Now With More Than 3600 Reviews! Go Nuts - Read 'Em All!!

WELCOME! Use the search engines on this site (or your own off-site engine of choice) to gain easy access to the complete MAKSQUIBS Archive; over 3600 posts and counting. (New posts added every day or so.)

You can check on all our titles by typing the Title, Director, Actor or 'Keyword' of your choice in the Search Engine of your choice (include the phrase MAKSQUIBS) or just use the BLOGGER Search Box at the top left corner of the page.

Feel free to place comments directly on any of the film posts and to test your film knowledge with the CONTESTS scattered here & there. (Hey! No Googling allowed. They're pretty easy.)

Send E-mails to . (Let us know if the TRANSLATE WIDGET works!) Or use the Profile Page or Comments link for contact.

Thanks for stopping by.

Monday, May 25, 2015


Bertrand Bonello’s sexually frank, but stately tour of a turn-of-the-last-century high-end Parisian brothel is meticulous . . . and, as GIGI’s Gaston Lachaille might say, a bit of a bore. Lolling about the lounge & dens of iniquity, we watch as rich, blasé middle-aged men pass silent judgement on the high riding breasts of available girls in their late teens to late twenties. Any expectations of stimulating sociability (games, music, drink, conversation) barely materialize, with sex as collateral damage. No wonder half the men in the place are falling asleep. And with all there was to do in Paris at the time! Occasionally a crisis flairs up: STDs; pregnancy; a ghastly physical mutilation that turns a girl into a female Gwynplaine (THE MAN WHO LAUGHS/’28). But the biggest crisis comes when the house is forced to close from rising rents & rumors of changes in the law. (Bonello isn’t exactly spendthrift with narrative details.) It leaves the girls, little more than indentured servants of the house, with little future to speak of. At its occasional best, the film floats just above the floor, like one of the prostitute’s opium dreams. But the texture grows wearily thin, even with Bonello goosing his soundtrack with anachronistic jolts of R&B music.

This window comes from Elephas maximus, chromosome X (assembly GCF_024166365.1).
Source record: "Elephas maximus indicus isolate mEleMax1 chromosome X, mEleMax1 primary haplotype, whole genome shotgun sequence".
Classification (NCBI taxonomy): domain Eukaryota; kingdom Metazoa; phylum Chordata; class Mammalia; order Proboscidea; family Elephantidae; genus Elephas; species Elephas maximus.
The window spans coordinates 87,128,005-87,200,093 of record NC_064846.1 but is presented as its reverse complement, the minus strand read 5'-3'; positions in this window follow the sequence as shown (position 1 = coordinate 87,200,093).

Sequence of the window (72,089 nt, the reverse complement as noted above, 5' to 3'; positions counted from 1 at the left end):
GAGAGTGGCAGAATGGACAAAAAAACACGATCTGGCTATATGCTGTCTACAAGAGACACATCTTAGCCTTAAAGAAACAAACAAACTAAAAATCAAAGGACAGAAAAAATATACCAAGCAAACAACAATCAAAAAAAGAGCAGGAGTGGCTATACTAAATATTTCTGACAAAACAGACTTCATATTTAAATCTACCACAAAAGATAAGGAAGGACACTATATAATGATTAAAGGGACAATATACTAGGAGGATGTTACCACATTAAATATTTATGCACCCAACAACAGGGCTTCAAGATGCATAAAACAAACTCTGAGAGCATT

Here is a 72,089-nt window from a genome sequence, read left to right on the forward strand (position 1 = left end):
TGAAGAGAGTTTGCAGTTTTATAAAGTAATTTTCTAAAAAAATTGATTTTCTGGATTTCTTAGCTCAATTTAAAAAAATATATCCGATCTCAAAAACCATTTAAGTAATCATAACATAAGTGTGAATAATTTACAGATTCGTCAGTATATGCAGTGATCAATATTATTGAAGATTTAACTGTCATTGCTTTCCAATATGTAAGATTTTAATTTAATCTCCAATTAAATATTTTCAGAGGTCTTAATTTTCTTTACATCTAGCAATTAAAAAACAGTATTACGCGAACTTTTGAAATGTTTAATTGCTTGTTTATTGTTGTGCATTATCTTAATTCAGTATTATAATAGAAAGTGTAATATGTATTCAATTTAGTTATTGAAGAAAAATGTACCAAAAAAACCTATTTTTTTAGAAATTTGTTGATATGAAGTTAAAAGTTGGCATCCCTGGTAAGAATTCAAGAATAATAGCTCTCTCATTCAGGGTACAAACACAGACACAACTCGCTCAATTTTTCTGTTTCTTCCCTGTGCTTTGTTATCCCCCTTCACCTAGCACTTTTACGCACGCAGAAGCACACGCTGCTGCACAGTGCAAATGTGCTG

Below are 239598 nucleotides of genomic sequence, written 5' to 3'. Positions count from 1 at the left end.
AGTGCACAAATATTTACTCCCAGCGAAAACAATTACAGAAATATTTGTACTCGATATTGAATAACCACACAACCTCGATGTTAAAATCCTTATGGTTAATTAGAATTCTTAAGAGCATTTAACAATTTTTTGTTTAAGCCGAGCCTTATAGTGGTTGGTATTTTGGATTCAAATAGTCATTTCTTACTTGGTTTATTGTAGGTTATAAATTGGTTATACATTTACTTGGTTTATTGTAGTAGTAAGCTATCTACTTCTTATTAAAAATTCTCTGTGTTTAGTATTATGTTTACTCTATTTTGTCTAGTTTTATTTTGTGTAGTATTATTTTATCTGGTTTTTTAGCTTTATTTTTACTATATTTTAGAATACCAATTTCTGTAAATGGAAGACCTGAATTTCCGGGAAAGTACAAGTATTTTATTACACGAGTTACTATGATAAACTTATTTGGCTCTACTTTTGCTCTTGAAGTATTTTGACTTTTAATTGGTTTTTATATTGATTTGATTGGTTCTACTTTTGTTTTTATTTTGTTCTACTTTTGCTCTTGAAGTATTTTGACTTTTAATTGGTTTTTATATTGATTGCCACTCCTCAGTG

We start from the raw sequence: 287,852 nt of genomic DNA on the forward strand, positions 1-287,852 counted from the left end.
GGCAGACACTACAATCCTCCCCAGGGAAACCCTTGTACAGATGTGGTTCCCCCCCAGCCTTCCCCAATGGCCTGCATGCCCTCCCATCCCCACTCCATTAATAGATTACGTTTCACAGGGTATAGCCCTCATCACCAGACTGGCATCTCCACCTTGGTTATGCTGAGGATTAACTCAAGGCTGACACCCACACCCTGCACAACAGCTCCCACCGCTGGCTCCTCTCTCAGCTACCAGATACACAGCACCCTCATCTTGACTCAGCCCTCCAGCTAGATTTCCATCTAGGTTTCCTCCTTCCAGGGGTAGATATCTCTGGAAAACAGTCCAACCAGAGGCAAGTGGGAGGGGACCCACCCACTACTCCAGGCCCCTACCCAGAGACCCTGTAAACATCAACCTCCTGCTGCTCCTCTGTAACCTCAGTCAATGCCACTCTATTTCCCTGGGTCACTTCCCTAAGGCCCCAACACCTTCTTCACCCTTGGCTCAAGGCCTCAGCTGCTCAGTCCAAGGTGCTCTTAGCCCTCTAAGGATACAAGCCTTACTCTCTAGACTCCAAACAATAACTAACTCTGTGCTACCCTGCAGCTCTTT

DOUBLE-BILL: For another look at a brothel that's being forced to close, try ADUA E LE COMPAGNE/’60 with Marcello Mastrioanni, Simone Signoret and a trio of transitioning hookers.

No comments: